It is hard to believe that another year in the Jewish calendar is almost here.
It is big milestone for me, as it was five years ago that our family first observed Rosh Hashanah (my wife wrote a very eloquent and powerful essay about this which was later published by Kveller.com), and not long after that we plunged head first into observing Jewish spiritual practices in a family context, especially Shabbat and many of the holidays.
In the years that have passed, religious identity has been pretty murky for me. I’ve been immersed (quite literally when it comes to baptism!) into Christianity for all of my life. I’ve spent big chunks of my life in several Christian traditions (the acapella-Churches of Christ, evangelical/charismatic churches, unprogrammed Quakerism, and the liberal Mennonite tradition) and have also spent much of my life vocationally and educationally in church contexts — in fact two of my degrees are in theology.
And yet, I’ve known for some time that I don’t fit well in the Christian theological box any more. I still love and am inspired by Jesus, but I see him as a flesh-and-blood human being who lived and ministered in the context of First Century Judaism. I don’t see him as a “savior” in the ways that Christians commonly teach, as a substitute blood sacrifice to avenge an angry God. I just don’t.
As for God — I can say a lot more about what I don’t believe about God, than what I do believe about God… I don’t think that God is the petulant tyrannical deity depicted in many parts of the Bible (i.e. the story of the flood in Genesis, the story of the bet with the Devil in Job, etc.). I don’t think that God’s blood lust is satiated by the blood of animals, and certainly not of people. I just don’t.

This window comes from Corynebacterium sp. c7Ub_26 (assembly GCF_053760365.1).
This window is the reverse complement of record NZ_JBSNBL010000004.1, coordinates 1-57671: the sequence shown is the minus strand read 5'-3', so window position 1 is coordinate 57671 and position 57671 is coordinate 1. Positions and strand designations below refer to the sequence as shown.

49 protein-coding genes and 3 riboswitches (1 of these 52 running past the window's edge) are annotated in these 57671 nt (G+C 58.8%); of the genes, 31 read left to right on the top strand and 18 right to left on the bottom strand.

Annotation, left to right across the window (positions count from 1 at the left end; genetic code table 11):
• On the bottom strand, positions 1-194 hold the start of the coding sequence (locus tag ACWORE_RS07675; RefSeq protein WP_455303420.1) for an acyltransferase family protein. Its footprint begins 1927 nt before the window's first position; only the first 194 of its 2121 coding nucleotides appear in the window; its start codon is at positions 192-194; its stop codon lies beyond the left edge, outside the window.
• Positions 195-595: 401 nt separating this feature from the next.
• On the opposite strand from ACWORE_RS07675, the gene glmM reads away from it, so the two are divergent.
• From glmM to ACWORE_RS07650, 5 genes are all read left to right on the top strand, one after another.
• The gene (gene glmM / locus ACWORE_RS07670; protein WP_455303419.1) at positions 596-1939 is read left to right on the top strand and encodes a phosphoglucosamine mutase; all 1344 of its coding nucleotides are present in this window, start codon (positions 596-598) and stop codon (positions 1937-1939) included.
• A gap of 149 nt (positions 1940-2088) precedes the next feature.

And so in many ways the liberal forms of Judaism have greatly appealed to me, as these traditions provide ritual (something that I yearn for) and ethical teachings without the need for intellectual agreement with a set of suppositions about God. And of course there are the emotional ties, our family’s story (as discussed in the links above) and how we found such peace and joy around the Shabbat table.
But I also don’t have any deep connections with Jewish community beyond online connections. Oklahoma City has two very good Jewish synagogues (one Reform and one Conservative), but neither is a good fit. And I love my quirky non-conventional Mennonite church, which has provided me a platform for ministry and activism for many years now.
And then life got busy and hectic. We’ve still tried to keep our Jewish family life (lived mostly at home) while being still connected to our…
Note added later by JMB on August 5, 2020: For whatever reason, I never finished this blog post and it sat in the “drafts” section of this website for a long time, but I decided to go ahead and publish the post as is, as it helps me to remember my spiritual journey over the years (FYI, in 2020 I identify as a Jewish Humanist. I will always treasure my days in the progressive Mennonite world, but it was not the right place for me or our family in the long-run).